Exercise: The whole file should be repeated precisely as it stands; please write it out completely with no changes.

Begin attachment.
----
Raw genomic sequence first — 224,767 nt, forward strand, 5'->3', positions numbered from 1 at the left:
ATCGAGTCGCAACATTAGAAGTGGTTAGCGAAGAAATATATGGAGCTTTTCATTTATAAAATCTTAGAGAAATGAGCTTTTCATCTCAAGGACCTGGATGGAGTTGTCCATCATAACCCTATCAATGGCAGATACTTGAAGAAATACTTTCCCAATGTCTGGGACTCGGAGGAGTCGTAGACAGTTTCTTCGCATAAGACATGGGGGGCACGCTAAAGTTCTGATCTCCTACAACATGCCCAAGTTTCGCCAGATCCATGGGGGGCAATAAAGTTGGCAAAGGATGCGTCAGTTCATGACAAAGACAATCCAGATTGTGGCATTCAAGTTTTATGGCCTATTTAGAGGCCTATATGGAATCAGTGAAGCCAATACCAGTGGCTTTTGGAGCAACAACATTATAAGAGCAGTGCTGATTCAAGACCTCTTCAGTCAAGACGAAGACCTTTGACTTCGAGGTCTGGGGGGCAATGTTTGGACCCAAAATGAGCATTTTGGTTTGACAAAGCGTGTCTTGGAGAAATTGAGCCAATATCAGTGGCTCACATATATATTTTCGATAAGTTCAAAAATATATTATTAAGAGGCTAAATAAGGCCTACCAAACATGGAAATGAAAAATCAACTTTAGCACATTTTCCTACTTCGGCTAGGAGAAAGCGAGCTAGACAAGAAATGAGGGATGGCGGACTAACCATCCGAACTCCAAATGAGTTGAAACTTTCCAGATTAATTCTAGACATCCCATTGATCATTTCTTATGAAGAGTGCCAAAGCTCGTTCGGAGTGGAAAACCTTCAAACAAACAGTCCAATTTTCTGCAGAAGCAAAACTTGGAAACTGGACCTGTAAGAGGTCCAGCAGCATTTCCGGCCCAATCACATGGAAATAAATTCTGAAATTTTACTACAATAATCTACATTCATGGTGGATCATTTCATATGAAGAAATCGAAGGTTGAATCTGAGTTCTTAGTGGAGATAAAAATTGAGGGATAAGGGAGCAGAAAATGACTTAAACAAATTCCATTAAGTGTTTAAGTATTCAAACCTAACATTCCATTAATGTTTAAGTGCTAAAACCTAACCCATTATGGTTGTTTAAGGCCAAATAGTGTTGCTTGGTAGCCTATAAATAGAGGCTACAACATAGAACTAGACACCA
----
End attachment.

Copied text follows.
Raw genomic sequence first — 224,767 nt, forward strand, 5'->3', positions numbered from 1 at the left:
ATCGAGTCGCAACATTAGAAGTGGTTAGCGAAGAAATATATGGAGCTTTTCATTTATAAAATCTTAGAGAAATGAGCTTTTCATCTCAAGGACCTGGATGGAGTTGTCCATCATAACCCTATCAATGGCAGATACTTGAAGAAATACTTTCCCAATGTCTGGGACTCGGAGGAGTCGTAGACAGTTTCTTCGCATAAGACATGGGGGGCACGCTAAAGTTCTGATCTCCTACAACATGCCCAAGTTTCGCCAGATCCATGGGGGGCAATAAAGTTGGCAAAGGATGCGTCAGTTCATGACAAAGACAATCCAGATTGTGGCATTCAAGTTTTATGGCCTATTTAGAGGCCTATATGGAATCAGTGAAGCCAATACCAGTGGCTTTTGGAGCAACAACATTATAAGAGCAGTGCTGATTCAAGACCTCTTCAGTCAAGACGAAGACCTTTGACTTCGAGGTCTGGGGGGCAATGTTTGGACCCAAAATGAGCATTTTGGTTTGACAAAGCGTGTCTTGGAGAAATTGAGCCAATATCAGTGGCTCACATATATATTTTCGATAAGTTCAAAAATATATTATTAAGAGGCTAAATAAGGCCTACCAAACATGGAAATGAAAAATCAACTTTAGCACATTTTCCTACTTCGGCTAGGAGAAAGCGAGCTAGACAAGAAATGAGGGATGGCGGACTAACCATCCGAACTCCAAATGAGTTGAAACTTTCCAGATTAATTCTAGACATCCCATTGATCATTTCTTATGAAGAGTGCCAAAGCTCGTTCGGAGTGGAAAACCTTCAAACAAACAGTCCAATTTTCTGCAGAAGCAAAACTTGGAAACTGGACCTGTAAGAGGTCCAGCAGCATTTCCGGCCCAATCACATGGAAATAAATTCTGAAATTTTACTACAATAATCTACATTCATGGTGGATCATTTCATATGAAGAAATCGAAGGTTGAATCTGAGTTCTTAGTGGAGATAAAAATTGAGGGATAAGGGAGCAGAAAATGACTTAAACAAATTCCATTAAGTGTTTAAGTATTCAAACCTAACATTCCATTAATGTTTAAGTGCTAAAACCTAACCCATTATGGTTGTTTAAGGCCAAATAGTGTTGCTTGGTAGCCTATAAATAGAGGCTACAACATAGAACTAGACACCA